Subscribe for 33¢ / day

Chris Rickert is the urban affairs reporter and SOS columnist for the Wisconsin State Journal.

Lady with ice cream cone

Karen Kelley of family-owned Kelley Country Creamery in Fond du Lac serves up an ice-cream treat made with milk from the Kelleys' 65-cow Holstein herd.

Eating ice cream makes me feel like the Goodyear blimp has touched down in my gut, but I’d be willing to up my consumption of milkshakes if it would boost a state dairy industry hammered by the global oversupply of milk.

In a similar vein, dairy’s shaky prospects are causing the state’s ruling Republicans to submit to a fair amount of ideological discomfort.

Domestic milk production is outstripping domestic demand, meaning export markets are increasingly important to U.S. dairy producers, according to UW-Madison professor of agricultural and applied economics Brian Gould.

So now that Canada has effectively cut purchases of ultra-filtered Wisconsin milk, the state Department of Agriculture, Trade and Consumer Protection wants the federal government to create demand for dairy by buying stored cheese and butter for its nutritional aid programs, such as food banks and the school lunch program. Republican Gov. Scott Walker has also appealed to President Donald Trump for help.

Those are curious moves for a government controlled by free-market Republicans, and ironic for a DATCP that has revived enforcement of a state law restricting the sale of Irish- and Ohio-made butter in the state. Canada’s actions shouldn’t be allowed to hurt Wisconsin’s dairy farmers, apparently, but Wisconsin’s should be allowed to hurt out-of-state buttermakers.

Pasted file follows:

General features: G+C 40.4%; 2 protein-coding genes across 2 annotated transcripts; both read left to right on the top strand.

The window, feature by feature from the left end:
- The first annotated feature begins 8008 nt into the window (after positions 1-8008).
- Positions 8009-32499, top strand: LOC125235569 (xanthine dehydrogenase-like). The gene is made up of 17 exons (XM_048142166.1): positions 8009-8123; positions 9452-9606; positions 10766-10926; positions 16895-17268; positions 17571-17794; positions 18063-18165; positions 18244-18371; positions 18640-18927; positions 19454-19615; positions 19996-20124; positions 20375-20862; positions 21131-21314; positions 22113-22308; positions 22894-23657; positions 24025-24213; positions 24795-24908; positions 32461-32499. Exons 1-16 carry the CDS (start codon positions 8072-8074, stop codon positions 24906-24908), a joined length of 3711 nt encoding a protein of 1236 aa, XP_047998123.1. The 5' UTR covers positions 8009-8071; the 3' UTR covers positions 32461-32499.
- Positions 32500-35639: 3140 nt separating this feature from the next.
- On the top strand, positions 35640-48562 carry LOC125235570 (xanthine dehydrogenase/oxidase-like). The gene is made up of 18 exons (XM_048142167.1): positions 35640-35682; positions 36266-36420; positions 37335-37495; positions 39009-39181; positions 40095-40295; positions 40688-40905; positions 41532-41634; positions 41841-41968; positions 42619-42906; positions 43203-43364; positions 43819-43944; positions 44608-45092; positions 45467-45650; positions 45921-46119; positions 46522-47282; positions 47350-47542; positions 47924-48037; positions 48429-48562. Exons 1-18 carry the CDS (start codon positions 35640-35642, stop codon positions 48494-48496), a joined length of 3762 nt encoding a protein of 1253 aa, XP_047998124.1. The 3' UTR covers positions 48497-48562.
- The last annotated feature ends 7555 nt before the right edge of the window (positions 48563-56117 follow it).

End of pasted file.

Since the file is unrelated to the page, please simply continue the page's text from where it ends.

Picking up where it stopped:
Also this month, a group of state Assembly Republicans including Speaker Robin Vos and budget committee co-chairman John Nygren sent a letter to UW System President Ray Cross urging the System to research more uses for milk.

Looking to the eggheads for advice on climate change or water levels in the Central Sands region hasn’t been a priority for Republicans, although it appears the System is expected to play a key role in the dairy economy. How $350 million in Republican cuts to the System’s budget and weakening tenure aids in that mission, I’m not sure.

UW-Madison Center for Dairy Research director John Lucey didn’t want to comment on System-Legislature politics, but luckily he said 95 percent of of CDR’s funding comes from farmers and program revenue, and that “we can always do more.”

“This campus is unmatched in terms of knowledge and technology related to all things dairy,” he said.

The biggest irony is today’s Wisconsin GOP claims to be the party of workforce development and personal responsibility — not of dependence on government.

If there is too much milk, shouldn’t the party be urging some state dairy farmers to sell their herds for slaughter and go back to tech college to become computer programmers or welders or some other kind of worker Wisconsin employers are always claiming they can’t find enough of?

If not, perhaps Walker’s plan to drug-test welfare recipients should apply as well to dairy farmers whose products are purchased by feds — which is also a form of government assistance.

Dangle a bit of Wisconsin ice cream and cheese in front of Republican lawmakers, and their conservative beliefs get dumped like the 43 million excess gallons of American milk the feds say were dumped in the first eight months of 2016.

Contact Chris Rickert at 608-252-6198 or crickert@madison.com, as well as on Facebook and Twitter (@ChrisRickertWSJ).

10
1
1
0
5